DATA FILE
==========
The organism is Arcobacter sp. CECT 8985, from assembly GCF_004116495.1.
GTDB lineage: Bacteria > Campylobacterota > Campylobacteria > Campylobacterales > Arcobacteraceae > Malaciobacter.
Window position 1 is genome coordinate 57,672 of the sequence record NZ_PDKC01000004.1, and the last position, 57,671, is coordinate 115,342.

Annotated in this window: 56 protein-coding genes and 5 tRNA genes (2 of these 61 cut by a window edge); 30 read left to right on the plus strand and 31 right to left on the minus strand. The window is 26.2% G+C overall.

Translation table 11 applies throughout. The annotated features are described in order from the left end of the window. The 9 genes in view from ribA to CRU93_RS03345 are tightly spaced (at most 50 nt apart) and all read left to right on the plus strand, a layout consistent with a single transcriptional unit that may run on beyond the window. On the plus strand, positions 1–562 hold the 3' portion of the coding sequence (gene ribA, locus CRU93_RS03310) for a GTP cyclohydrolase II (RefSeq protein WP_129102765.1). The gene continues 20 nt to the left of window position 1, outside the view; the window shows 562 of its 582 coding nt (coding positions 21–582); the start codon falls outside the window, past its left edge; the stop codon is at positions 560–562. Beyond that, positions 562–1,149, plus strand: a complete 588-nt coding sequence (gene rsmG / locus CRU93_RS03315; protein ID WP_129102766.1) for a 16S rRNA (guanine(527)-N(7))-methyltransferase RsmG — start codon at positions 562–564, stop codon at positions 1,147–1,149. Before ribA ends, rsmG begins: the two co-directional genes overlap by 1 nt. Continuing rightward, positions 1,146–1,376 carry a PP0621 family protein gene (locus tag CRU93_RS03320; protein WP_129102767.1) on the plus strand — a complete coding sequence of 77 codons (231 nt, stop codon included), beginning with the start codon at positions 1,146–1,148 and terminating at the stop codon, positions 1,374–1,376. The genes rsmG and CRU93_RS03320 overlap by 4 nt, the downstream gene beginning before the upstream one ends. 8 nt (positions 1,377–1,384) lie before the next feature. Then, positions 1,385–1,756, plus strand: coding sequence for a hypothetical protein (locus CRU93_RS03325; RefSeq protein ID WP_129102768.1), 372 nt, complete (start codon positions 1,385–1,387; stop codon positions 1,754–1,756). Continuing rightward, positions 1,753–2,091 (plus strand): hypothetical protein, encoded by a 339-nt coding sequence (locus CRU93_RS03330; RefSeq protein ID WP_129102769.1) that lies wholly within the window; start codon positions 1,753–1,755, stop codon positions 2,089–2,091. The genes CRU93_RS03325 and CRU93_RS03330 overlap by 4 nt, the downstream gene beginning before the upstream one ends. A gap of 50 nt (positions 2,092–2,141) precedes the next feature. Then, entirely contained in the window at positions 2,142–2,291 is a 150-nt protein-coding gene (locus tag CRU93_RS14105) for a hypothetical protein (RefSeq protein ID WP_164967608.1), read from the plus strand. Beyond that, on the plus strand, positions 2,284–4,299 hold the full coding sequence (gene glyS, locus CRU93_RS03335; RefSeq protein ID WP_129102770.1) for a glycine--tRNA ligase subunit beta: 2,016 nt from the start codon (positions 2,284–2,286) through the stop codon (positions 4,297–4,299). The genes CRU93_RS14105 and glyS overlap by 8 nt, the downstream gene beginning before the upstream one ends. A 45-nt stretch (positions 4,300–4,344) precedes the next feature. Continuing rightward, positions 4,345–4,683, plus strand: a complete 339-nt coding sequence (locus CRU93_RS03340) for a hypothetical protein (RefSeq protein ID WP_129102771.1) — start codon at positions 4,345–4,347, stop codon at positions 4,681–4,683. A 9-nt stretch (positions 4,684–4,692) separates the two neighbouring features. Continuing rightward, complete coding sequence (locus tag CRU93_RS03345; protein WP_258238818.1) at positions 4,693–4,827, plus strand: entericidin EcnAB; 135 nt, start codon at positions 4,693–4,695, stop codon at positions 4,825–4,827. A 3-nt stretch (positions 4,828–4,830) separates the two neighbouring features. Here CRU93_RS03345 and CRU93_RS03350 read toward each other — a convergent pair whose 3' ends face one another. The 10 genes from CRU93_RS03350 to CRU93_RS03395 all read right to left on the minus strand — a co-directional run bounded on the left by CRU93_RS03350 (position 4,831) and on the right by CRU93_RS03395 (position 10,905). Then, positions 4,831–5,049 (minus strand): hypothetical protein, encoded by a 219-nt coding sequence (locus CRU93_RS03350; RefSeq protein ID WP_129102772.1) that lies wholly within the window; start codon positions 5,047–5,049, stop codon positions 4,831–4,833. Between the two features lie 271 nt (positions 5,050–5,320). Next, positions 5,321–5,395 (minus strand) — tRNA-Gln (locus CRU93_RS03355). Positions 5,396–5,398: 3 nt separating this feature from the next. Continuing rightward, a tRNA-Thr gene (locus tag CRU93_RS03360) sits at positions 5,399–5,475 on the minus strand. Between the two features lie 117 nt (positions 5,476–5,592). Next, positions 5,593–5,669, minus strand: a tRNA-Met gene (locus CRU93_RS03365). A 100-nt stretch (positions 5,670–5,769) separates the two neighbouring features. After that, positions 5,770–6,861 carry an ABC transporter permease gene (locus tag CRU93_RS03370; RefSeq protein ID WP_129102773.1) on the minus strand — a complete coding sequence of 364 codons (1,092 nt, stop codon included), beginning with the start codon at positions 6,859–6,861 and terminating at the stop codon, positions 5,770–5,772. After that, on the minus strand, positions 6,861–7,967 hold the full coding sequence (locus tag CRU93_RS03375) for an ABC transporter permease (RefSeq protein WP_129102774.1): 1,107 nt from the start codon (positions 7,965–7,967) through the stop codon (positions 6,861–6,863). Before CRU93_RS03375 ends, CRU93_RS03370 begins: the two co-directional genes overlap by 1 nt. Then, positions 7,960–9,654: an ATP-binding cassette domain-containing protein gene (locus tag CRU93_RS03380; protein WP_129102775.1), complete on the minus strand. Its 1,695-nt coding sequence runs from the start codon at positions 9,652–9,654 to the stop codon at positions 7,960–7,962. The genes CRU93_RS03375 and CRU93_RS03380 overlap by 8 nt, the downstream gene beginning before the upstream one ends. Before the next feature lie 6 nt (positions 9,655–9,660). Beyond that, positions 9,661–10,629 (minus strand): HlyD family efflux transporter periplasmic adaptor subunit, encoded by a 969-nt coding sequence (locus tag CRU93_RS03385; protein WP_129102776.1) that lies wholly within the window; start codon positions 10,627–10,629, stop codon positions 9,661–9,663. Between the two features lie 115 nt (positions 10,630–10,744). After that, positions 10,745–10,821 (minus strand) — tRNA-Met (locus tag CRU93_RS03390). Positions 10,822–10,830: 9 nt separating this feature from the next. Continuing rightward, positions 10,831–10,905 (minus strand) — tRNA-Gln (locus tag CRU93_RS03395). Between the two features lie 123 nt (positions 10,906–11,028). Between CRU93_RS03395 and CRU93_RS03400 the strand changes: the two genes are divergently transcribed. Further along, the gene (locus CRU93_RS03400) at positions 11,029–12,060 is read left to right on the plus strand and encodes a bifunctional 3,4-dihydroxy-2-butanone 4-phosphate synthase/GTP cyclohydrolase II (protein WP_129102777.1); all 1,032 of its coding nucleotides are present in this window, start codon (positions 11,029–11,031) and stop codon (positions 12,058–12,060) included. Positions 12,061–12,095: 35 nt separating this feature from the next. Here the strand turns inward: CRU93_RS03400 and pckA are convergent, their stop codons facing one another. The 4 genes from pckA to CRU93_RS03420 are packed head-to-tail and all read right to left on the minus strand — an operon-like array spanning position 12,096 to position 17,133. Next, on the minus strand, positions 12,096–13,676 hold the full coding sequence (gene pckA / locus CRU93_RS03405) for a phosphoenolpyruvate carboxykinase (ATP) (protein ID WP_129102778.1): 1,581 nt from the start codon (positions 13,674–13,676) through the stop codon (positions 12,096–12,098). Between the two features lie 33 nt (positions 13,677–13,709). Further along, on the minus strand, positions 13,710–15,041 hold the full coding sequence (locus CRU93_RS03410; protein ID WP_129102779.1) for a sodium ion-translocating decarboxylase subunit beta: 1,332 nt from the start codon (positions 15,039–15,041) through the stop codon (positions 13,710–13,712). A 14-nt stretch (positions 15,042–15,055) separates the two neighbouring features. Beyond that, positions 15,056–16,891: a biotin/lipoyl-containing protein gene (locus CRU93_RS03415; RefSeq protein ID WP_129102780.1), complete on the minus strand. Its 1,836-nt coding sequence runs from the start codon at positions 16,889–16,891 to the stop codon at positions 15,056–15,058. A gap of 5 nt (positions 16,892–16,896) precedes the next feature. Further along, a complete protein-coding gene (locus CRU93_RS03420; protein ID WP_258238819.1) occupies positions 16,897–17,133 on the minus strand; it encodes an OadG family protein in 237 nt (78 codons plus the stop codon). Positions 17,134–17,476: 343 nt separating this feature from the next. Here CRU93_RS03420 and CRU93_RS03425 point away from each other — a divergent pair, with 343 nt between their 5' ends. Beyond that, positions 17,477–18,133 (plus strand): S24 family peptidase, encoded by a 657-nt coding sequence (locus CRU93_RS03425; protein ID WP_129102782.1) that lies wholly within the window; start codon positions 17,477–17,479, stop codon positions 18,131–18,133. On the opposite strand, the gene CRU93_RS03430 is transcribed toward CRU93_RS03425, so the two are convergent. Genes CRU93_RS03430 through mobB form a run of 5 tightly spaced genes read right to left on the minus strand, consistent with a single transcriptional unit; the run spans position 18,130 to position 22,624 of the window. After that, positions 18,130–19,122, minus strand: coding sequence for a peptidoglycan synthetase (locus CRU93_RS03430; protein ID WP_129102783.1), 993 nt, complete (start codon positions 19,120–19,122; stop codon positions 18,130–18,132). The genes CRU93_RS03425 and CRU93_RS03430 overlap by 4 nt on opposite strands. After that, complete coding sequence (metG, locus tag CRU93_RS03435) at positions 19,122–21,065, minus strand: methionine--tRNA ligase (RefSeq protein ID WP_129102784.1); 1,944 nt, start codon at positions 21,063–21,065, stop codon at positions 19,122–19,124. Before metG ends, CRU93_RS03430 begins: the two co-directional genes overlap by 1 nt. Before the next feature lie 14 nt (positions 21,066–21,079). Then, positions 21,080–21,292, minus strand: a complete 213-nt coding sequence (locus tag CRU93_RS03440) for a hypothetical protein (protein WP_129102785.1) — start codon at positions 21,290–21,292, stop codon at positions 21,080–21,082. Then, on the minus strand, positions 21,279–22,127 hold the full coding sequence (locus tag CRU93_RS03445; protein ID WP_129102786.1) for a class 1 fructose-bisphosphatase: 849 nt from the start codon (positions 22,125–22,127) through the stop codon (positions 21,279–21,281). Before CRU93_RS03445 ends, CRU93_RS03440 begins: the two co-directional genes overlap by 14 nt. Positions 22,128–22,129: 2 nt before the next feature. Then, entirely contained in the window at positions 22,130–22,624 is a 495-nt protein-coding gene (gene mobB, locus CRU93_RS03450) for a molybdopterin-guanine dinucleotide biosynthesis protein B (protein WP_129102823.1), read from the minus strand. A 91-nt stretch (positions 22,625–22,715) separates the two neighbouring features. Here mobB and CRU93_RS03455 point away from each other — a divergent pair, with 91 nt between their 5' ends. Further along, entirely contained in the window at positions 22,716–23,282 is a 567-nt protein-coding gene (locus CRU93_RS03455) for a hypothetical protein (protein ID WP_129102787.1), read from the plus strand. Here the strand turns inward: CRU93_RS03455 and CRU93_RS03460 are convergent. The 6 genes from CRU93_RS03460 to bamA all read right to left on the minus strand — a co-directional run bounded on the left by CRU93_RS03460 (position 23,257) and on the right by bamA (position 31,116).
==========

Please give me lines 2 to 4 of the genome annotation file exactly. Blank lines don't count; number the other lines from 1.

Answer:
GTDB lineage: Bacteria > Campylobacterota > Campylobacteria > Campylobacterales > Arcobacteraceae > Malaciobacter.
Window position 1 is genome coordinate 57,672 of the sequence record NZ_PDKC01000004.1, and the last position, 57,671, is coordinate 115,342.

Annotated in this window: 56 protein-coding genes and 5 tRNA genes (2 of these 61 cut by a window edge); 30 read left to right on the plus strand and 31 right to left on the minus strand. The window is 26.2% G+C overall.